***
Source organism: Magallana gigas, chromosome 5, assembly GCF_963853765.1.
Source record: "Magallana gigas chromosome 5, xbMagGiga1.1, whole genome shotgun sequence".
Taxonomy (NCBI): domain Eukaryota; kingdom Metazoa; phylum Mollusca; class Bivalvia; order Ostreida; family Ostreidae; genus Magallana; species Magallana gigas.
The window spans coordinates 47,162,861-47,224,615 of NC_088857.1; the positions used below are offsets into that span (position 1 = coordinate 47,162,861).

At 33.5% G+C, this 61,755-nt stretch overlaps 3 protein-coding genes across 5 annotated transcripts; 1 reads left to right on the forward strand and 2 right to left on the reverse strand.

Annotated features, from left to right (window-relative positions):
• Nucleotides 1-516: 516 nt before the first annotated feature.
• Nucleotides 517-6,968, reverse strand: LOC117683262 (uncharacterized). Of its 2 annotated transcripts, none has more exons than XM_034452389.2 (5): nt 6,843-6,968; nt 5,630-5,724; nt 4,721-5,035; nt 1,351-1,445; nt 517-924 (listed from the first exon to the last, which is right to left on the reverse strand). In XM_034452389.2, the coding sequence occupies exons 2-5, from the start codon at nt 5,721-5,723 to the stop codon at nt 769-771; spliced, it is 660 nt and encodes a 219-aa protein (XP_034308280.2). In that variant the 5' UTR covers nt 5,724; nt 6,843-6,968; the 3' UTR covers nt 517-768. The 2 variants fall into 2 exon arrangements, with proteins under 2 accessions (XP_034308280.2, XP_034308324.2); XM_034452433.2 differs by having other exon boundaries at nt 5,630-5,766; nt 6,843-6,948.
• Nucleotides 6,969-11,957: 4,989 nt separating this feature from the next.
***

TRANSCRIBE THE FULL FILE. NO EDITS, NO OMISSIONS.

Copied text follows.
Source organism: Magallana gigas, chromosome 5, assembly GCF_963853765.1.
Source record: "Magallana gigas chromosome 5, xbMagGiga1.1, whole genome shotgun sequence".
Taxonomy (NCBI): domain Eukaryota; kingdom Metazoa; phylum Mollusca; class Bivalvia; order Ostreida; family Ostreidae; genus Magallana; species Magallana gigas.
The window spans coordinates 47,162,861-47,224,615 of NC_088857.1; the positions used below are offsets into that span (position 1 = coordinate 47,162,861).

At 33.5% G+C, this 61,755-nt stretch overlaps 3 protein-coding genes across 5 annotated transcripts; 1 reads left to right on the forward strand and 2 right to left on the reverse strand.

Annotated features, from left to right (window-relative positions):
• Nucleotides 1-516: 516 nt before the first annotated feature.
• Nucleotides 517-6,968, reverse strand: LOC117683262 (uncharacterized). Of its 2 annotated transcripts, none has more exons than XM_034452389.2 (5): nt 6,843-6,968; nt 5,630-5,724; nt 4,721-5,035; nt 1,351-1,445; nt 517-924 (listed from the first exon to the last, which is right to left on the reverse strand). In XM_034452389.2, the coding sequence occupies exons 2-5, from the start codon at nt 5,721-5,723 to the stop codon at nt 769-771; spliced, it is 660 nt and encodes a 219-aa protein (XP_034308280.2). In that variant the 5' UTR covers nt 5,724; nt 6,843-6,968; the 3' UTR covers nt 517-768. The 2 variants fall into 2 exon arrangements, with proteins under 2 accessions (XP_034308280.2, XP_034308324.2); XM_034452433.2 differs by having other exon boundaries at nt 5,630-5,766; nt 6,843-6,948.
• Nucleotides 6,969-11,957: 4,989 nt separating this feature from the next.